So, for all of you that write minutes for meetings, don’t enjoy it and take forever to complete the work, here are eleven tips on good minute taking that will help you to get them finished, circulated and out of your to-do tray as quickly as possible while still producing a quality piece of work.
Obviously! More than anybody else in the meeting, a minute taker needs to be listening 100 per cent of the time (no falling asleep here!). Check out this post for tips on how to listen for the message.
Minute takers must have the confidence to speak up in a meeting (where appropriate) and clarify points.
We have a great minute taking template that you could download and use for free.
Finalise the notes up as quickly as possible
Although the temptation is to leave this to the last minute, I wouldn’t recommend it.
Try and get the notes into a publishable format as soon as possible, ideally by the following day.
Even if you had become an expert at drafting minutes, you might still find that you forget certain parts of the meeting, and you can’t quite decipher what you meant when you made the notes.
Also, if you get the minutes circulated quickly, you will give those with actions an early reminder to complete their work, which saves you time chasing them when the next meeting rolls around.
Ensure you turn up to the meeting having read the agenda, any background papers, the minutes of the previous meeting. Bring with you all the tools you need to take the minutes, whether a pen, highlighter, paper, recording device, laptop or iPad. Always carry an extra pen.
Avoid ‘he said, she said.’
There are only three main areas of the conversation that you have to capture in your minutes so try to avoid all of the chat and ‘he said, she said dialogue.
Unless it is relevant to the critical agenda points, leave this dialogue out of the minutes.
As the minute taker, try to remain unbiased when typing up your notes.
If an argument has taken place during the meeting or someone stormed out of the room, I wouldn’t necessarily put this detail in the minutes at all. But, if your Chairperson indicates that you should include this level of detail, then remain neutral in your tone and choice of vocabulary.
Make the minutes readable
I sometimes find with minutes that I will repeat the same words repeatedly to describe the decisions made and actions agreed upon, particularly when I’m not really in the mood to write them!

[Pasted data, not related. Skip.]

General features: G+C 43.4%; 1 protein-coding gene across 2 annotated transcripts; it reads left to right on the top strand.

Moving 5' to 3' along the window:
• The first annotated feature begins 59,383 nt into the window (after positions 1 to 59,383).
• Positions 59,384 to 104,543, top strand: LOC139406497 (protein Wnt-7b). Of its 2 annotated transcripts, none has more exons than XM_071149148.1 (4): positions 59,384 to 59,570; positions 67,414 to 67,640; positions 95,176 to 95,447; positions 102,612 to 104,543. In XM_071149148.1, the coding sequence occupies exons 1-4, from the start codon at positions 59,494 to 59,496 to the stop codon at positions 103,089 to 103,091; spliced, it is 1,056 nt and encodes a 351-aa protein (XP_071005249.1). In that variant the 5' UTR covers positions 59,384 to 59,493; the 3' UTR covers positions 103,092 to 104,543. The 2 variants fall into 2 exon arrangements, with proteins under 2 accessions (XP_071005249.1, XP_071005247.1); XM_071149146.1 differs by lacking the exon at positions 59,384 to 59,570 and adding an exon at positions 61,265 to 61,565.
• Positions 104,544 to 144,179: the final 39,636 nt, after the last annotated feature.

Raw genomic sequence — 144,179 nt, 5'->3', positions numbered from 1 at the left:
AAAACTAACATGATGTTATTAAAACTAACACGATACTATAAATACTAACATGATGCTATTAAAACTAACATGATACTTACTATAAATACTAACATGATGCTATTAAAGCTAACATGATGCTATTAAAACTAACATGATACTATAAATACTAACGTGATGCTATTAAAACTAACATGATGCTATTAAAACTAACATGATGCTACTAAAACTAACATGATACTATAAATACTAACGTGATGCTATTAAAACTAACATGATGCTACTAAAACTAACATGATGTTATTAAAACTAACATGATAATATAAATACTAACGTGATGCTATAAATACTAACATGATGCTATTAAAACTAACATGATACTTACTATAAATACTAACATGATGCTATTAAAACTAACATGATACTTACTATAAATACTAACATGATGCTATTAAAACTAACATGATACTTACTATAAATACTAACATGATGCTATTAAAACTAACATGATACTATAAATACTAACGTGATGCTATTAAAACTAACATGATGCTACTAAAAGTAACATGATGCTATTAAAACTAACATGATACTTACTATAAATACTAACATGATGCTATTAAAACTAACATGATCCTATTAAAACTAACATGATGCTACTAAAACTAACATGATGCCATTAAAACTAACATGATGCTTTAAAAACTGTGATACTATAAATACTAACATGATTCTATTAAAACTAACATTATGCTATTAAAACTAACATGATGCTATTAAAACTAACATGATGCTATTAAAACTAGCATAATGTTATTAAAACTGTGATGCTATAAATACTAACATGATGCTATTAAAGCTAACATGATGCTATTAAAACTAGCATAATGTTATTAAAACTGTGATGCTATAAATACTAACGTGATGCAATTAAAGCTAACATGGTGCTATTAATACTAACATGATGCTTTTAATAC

We have put together a fantastic cheat sheet that details 100 descriptive words to help you with your minute taking. You can download the cheat sheet here.
Read the supporting papers
This comes with time but getting a real sense of what people discuss in the meeting makes writing the minutes after the session a lot easier.
Try to read the papers beforehand and get to grips with the details.
If you don’t understand, spend 5 minutes with the Chairperson before the meeting to ask any questions you might have.
During the meeting, listen more than you write and summarise the details at the end of the discussion.
The more you listen, the more comfortable you will find subsequent meetings.
Use the correct grammar
The past tense in the 3rd person.
This is the grammar to use when writing minutes; for example, Nicky Christmas agreed to distribute the minutes as soon as possible.
I would also recommend using initials rather than full names to save some time, but this is a style choice and may not suit all companies.
Do not add unnecessary detail
If a report or paper has been circulated during the meeting, there is no need to write any detail in the minutes.
State that ‘the paper was noted by the Committee’ and then write down any action points from the discussion.
Proofread your work
Proofread your work once finished.
I tend to get everything on the page as quickly as possible and then go back a day later to tweak the wording and sentence structure.
The minutes will probably be proofread by at least two other people before they are finally circulated, so be prepared that some of your work will be changed.
How to make minute-taking an absolute breeze
Minute-taking is a much sought after skill in organisations.
If you were wondering whether you are on track, what the latest trends are and keen to pick up some proven techniques, this session from Robyn Bennett at Minute Taking Madness is a must!
These tips, techniques and tools will help you to:
- Identify the number one skill required to be an effective minute-taker
- Discover the secret to minute-taking
- Learn the three proven techniques to make minute taking easier
This session will also give you access to extra resources to help you be a more successful minute taker and plenty of tips on good minute taking